Psalm 32:1–2 (ESV) … “Blessed is the one whose transgression is forgiven,
whose sin is covered. Blessed is the man against whom the LORD counts no iniquity,
and in whose spirit there is no deceit.”
Ver. 1.—Blessed is he whose transgression is forgiven, and whose sin is covered. There are three aspects under which sin is viewed in Holy Scripture: 1. As an offence against God’s Law. This is “transgression”—ἀνομία. 2. As an offence against the eternal and immutable rule of right. This is “sin”—ἁμαρτία. 3. As an internal depravation and defilement of the sinner’s soul. This is “iniquity”—ἀδικία (comp. Exod. 34:7). Each aspect of sin has its own especial remedy, or manner of removal. The “transgression” is “lifted up,” “taken away”—αἵρεται, ἀφαίρεται—more vaguely ἀφίεται. The “sin” is “covered,” “hidden”—καλύπτεται, ἐπικαλύπτεται. The “iniquity” is “not imputed”—οὐ λογίζεται. The union of all three, as here in vers. 1, 2, is complete remission or forgiveness.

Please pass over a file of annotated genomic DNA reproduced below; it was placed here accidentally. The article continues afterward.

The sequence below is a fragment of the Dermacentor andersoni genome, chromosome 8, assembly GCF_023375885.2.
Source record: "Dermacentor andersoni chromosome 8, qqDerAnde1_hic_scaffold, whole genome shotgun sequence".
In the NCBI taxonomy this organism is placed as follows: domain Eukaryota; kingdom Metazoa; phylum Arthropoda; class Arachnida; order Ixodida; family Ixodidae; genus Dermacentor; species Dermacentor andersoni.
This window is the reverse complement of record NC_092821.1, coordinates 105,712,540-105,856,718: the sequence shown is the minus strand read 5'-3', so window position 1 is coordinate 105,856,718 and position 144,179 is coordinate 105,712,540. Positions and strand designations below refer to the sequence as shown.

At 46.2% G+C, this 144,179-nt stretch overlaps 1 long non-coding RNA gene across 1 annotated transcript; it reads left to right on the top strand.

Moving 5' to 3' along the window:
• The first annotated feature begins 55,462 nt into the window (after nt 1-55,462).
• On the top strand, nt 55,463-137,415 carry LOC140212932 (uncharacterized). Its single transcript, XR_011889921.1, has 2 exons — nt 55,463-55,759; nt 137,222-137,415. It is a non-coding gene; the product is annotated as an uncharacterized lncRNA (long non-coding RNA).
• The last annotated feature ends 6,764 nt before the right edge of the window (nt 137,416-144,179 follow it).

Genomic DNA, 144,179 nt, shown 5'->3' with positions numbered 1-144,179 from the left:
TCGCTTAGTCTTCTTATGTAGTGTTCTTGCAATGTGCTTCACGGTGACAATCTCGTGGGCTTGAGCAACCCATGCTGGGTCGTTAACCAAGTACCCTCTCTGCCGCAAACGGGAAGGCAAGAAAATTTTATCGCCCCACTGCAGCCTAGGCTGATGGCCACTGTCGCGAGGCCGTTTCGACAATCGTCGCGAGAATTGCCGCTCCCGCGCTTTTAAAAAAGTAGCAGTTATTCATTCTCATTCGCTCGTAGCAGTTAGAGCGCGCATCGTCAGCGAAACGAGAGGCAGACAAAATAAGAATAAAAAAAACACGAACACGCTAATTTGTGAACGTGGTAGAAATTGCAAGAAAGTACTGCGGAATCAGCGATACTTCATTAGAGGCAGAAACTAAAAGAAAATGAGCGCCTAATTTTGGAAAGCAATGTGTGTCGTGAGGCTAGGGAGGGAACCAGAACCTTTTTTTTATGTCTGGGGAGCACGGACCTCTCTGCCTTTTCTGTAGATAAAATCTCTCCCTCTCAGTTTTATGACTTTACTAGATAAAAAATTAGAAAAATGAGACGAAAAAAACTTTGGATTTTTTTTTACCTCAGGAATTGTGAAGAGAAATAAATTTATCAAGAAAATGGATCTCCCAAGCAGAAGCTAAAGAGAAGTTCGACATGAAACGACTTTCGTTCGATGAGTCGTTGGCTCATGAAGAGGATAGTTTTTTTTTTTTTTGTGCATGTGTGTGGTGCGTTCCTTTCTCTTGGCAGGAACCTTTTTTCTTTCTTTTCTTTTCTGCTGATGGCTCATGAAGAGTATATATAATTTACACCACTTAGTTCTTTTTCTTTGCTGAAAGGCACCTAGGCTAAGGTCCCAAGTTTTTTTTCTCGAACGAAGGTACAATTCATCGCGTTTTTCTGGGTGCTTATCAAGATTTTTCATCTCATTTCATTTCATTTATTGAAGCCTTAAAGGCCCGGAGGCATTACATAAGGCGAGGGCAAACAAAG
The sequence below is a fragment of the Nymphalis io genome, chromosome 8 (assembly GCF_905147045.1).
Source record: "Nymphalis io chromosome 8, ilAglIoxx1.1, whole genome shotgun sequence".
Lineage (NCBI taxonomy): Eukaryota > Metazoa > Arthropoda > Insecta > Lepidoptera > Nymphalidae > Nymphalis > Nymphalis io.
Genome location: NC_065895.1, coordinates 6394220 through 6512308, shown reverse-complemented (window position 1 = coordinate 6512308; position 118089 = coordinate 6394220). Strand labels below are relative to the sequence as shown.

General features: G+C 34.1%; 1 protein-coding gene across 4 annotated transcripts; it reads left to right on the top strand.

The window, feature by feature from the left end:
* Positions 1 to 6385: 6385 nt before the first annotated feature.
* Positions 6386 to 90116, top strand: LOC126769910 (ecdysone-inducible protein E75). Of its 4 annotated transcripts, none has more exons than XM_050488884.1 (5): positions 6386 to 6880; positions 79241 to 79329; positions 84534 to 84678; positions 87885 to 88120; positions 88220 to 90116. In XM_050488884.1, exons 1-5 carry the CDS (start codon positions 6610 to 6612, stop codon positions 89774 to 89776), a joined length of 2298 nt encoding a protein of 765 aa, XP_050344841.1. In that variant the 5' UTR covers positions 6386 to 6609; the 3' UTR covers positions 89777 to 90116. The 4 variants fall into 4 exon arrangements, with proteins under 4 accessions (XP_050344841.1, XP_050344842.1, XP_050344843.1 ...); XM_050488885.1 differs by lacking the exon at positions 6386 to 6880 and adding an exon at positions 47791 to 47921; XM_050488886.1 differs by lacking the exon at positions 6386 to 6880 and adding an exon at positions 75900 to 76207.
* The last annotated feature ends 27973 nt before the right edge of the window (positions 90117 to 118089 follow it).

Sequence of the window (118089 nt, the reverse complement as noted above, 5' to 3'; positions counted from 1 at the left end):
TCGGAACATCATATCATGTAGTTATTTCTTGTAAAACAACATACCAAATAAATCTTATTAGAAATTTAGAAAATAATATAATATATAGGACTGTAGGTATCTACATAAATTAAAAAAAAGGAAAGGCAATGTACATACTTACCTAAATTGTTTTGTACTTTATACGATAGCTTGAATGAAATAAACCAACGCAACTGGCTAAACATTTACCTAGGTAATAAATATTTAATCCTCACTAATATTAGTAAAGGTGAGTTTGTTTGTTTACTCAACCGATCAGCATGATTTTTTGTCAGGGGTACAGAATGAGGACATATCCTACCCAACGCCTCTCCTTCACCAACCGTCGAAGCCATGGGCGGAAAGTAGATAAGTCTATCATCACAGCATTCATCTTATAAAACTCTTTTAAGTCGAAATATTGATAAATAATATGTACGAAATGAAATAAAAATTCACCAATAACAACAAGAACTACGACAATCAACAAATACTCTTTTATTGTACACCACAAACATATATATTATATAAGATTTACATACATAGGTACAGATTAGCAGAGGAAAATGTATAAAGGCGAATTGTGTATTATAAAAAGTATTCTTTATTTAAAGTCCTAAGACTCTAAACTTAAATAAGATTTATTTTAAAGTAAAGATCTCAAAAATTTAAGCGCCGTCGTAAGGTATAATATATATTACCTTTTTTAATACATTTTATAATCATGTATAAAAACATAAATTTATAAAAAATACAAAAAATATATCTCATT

Ver. 2.—Blessed is the man unto whom the Lord imputeth not iniquity. “Iniquity”—the defilement of the sinner’s own soul by sin—is not at once removable; if removable at all, it is only so by long lapse of time, and God’s special mercy. But God can, at his own will and at any moment, “not impute” it—not count it against the sinner to his detriment. Then in God’s sight the man is clean; it is as though the iniquity were not there. And in whose spirit there is no guile; i.e. no false seeming—no hypocrisy—where repentance has been sincere and real.
In Christ & Friends Always,